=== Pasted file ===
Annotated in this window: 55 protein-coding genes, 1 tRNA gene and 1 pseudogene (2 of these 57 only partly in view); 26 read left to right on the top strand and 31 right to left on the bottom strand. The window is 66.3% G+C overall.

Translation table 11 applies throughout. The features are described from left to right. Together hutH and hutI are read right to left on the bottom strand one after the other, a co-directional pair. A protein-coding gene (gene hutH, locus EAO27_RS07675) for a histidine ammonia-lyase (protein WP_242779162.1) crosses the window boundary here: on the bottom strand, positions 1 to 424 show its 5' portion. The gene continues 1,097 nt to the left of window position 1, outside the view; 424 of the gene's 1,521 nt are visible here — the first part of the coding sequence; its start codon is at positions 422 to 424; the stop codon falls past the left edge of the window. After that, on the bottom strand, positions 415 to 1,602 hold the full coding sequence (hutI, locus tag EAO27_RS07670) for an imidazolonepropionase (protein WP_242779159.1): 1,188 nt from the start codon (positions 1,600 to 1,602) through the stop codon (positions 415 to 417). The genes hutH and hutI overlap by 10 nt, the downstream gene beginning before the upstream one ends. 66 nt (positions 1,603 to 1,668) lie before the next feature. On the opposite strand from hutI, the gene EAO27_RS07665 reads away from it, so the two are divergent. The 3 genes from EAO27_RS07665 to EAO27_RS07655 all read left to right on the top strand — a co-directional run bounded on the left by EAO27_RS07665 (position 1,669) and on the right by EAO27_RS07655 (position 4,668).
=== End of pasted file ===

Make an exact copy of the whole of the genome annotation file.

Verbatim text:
Annotated in this window: 55 protein-coding genes, 1 tRNA gene and 1 pseudogene (2 of these 57 only partly in view); 26 read left to right on the top strand and 31 right to left on the bottom strand. The window is 66.3% G+C overall.

Translation table 11 applies throughout. The features are described from left to right. Together hutH and hutI are read right to left on the bottom strand one after the other, a co-directional pair. A protein-coding gene (gene hutH, locus EAO27_RS07675) for a histidine ammonia-lyase (protein WP_242779162.1) crosses the window boundary here: on the bottom strand, positions 1 to 424 show its 5' portion. The gene continues 1,097 nt to the left of window position 1, outside the view; 424 of the gene's 1,521 nt are visible here — the first part of the coding sequence; its start codon is at positions 422 to 424; the stop codon falls past the left edge of the window. After that, on the bottom strand, positions 415 to 1,602 hold the full coding sequence (hutI, locus tag EAO27_RS07670) for an imidazolonepropionase (protein WP_242779159.1): 1,188 nt from the start codon (positions 1,600 to 1,602) through the stop codon (positions 415 to 417). The genes hutH and hutI overlap by 10 nt, the downstream gene beginning before the upstream one ends. 66 nt (positions 1,603 to 1,668) lie before the next feature. On the opposite strand from hutI, the gene EAO27_RS07665 reads away from it, so the two are divergent. The 3 genes from EAO27_RS07665 to EAO27_RS07655 all read left to right on the top strand — a co-directional run bounded on the left by EAO27_RS07665 (position 1,669) and on the right by EAO27_RS07655 (position 4,668).